Manuals are available for a wide range of Fellows gear cutters
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Founded during a meeting of local industrialists (including James Hartness and William D. Woolson) in Springfield, Vermont, on July 13th, 1896, the Fellows Gear Shaper Company was formed to manufacture a patented invention of the then 31-year old Mr. Edwin R.Fellows: a gear shaper and its special cutters. Having worked for the Jones and Lamson Machine Tool Company - where he was tutored in his gear studies and experimental work by that firm's saviour, the famous and gifted machine-tool designer James Hartness - Fellows was well placed to succeed, the novelty of his new gear-shaping machine laying in a newly-devised method of operation called "hobbing". The process, once described as being of the moulding-generating type, used a cutter that was made to reciprocate as it rotated in harmony with the gear being generated. It differed entirely from previous methods where gear teeth had to be milled, one at a time, by a profile cutter, the blank then being indexed round to the next tooth; this method had a number of disadvantages in a production shop including the slowness of operation, the possibility of inaccurate indexing - and so the spacing of the teeth - and the difficulty of shaping them to an accurate, smooth-running profile. Because the Fellows' method kept both the cutter and blank in constant contact the finished gears were of a higher quality than before and hence more reliable and quiet running in service. The secret to the process lay in the superb quality of the hardened cutter, this being shaped like a gear and ground with an accurate profile of the tooth form required. The only disadvantage lay in the number of (doubtless expensive) cutters a machine shop was required to buy, one being needed for each profile generated - this being in contrast to the English Sunderland system where only a small stock of cutters was needed as each could cut any number of teeth providing they were of the same pitch and pressure angle. However, the Sunderland method was limited to making only larger gears, while machines by Fellows could mass produce anything from tiny ones employed in mechanical instruments up to the huge types used to rotate the gun turrets of battleships.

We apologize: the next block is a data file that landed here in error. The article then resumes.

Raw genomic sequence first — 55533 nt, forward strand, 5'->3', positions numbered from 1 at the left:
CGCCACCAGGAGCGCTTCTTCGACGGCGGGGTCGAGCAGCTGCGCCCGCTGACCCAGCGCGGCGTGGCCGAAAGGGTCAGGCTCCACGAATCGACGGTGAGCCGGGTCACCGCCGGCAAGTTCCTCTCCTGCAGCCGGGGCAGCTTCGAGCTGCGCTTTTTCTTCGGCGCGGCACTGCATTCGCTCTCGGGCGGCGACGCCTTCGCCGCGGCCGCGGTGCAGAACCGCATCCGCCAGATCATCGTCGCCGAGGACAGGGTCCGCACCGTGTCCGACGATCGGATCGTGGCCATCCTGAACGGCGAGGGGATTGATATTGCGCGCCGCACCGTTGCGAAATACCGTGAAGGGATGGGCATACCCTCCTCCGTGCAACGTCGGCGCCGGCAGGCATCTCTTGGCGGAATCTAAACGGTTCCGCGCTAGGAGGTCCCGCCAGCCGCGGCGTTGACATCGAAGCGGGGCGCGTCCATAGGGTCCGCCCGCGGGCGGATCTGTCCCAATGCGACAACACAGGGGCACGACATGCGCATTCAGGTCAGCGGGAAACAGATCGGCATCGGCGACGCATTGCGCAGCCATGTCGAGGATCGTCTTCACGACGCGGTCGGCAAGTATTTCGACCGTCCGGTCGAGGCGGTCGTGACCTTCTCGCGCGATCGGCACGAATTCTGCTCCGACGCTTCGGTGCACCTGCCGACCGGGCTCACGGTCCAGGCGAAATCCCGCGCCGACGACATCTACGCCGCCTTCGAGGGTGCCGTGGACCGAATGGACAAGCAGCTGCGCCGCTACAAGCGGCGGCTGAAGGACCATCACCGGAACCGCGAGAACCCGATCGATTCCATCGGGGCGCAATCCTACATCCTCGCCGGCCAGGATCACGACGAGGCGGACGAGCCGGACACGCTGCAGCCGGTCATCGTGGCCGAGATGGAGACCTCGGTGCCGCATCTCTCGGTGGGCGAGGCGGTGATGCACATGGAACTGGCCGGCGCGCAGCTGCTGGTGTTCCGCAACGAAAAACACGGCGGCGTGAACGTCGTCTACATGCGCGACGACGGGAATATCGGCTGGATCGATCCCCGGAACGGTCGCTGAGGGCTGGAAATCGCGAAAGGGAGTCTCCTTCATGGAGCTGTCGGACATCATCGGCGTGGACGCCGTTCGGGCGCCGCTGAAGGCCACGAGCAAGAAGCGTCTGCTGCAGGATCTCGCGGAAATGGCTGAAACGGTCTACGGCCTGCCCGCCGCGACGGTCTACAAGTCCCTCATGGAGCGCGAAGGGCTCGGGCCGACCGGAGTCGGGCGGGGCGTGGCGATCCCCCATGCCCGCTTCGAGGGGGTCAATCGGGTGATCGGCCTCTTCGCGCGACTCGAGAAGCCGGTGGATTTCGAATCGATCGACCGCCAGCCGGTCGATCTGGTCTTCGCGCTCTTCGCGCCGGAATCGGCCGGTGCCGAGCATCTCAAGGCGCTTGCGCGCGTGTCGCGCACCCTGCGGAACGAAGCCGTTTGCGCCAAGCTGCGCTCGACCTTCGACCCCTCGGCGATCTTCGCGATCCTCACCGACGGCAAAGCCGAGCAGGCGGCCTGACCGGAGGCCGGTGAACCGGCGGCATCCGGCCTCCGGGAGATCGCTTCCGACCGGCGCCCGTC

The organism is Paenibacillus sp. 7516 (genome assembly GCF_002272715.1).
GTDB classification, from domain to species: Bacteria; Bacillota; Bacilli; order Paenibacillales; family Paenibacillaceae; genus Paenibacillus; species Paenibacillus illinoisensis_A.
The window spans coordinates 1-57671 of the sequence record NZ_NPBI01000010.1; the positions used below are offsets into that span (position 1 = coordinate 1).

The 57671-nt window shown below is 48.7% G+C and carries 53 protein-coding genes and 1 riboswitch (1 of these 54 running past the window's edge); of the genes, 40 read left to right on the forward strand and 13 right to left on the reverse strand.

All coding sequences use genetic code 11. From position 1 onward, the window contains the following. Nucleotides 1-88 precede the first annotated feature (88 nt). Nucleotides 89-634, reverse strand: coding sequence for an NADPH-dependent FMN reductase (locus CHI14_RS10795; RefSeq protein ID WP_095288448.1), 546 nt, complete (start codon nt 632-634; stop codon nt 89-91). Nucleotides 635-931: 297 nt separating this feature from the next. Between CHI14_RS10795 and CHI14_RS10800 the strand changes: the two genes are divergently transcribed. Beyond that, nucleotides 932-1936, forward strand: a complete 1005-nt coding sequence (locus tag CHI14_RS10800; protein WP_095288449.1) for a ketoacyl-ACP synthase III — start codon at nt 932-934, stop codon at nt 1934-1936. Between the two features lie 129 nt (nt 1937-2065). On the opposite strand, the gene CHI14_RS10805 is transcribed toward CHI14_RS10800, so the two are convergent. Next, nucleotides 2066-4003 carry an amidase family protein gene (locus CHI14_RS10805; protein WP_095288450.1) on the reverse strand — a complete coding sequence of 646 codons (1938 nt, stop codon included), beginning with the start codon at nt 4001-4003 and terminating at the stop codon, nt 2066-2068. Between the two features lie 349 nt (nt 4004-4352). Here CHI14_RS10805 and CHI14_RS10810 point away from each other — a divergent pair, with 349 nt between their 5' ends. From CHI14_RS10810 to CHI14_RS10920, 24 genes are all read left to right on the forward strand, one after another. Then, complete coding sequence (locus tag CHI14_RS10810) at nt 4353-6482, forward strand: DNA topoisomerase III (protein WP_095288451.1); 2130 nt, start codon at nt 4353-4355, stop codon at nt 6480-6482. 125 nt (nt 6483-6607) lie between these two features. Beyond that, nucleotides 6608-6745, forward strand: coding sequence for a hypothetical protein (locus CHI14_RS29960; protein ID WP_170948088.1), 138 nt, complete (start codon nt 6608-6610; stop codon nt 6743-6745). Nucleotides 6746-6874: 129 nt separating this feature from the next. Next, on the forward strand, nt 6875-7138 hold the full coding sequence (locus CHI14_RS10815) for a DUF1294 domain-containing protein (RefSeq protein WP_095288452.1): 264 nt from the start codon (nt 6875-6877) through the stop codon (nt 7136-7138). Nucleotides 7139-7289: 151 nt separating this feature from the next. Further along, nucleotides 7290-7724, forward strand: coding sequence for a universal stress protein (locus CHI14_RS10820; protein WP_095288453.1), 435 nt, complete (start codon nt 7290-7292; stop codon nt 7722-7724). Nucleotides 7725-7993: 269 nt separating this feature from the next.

By the time of the shareholders' meeting in 1896, Fellow's first experimental machine, known as the 36-inch Gear Shaper, had already been constructed for him by the Fitchburg Machine Works, Mass., during early 1896. However, this particular model was never sold, the first production machine, called the "6-Type", emerging during 1897 from the Company's new but small works - with its seven employees and $500,000 worth of machine tools - on Pearl Street near the Black River and sold to the machine tool makers, Prentice Brothers of Worcester. Mass. Interestingly, like the first example of a Bridgeport miller sold, the first Fellows was recovered - being taken in part-exchange for a newer model - and, suitable repainted, presented to the New York Museum of Science and Industry.
Fellows' machines were just in time to catch the enormous boom in automobile and truck building, the Fellows system being widely employed in that and associated industries in ever-increasing numbers though the early decades of the 20th century.
The booklet reproduced below - and on the following pages - gives an interesting general outline of the Company, its staff and products.
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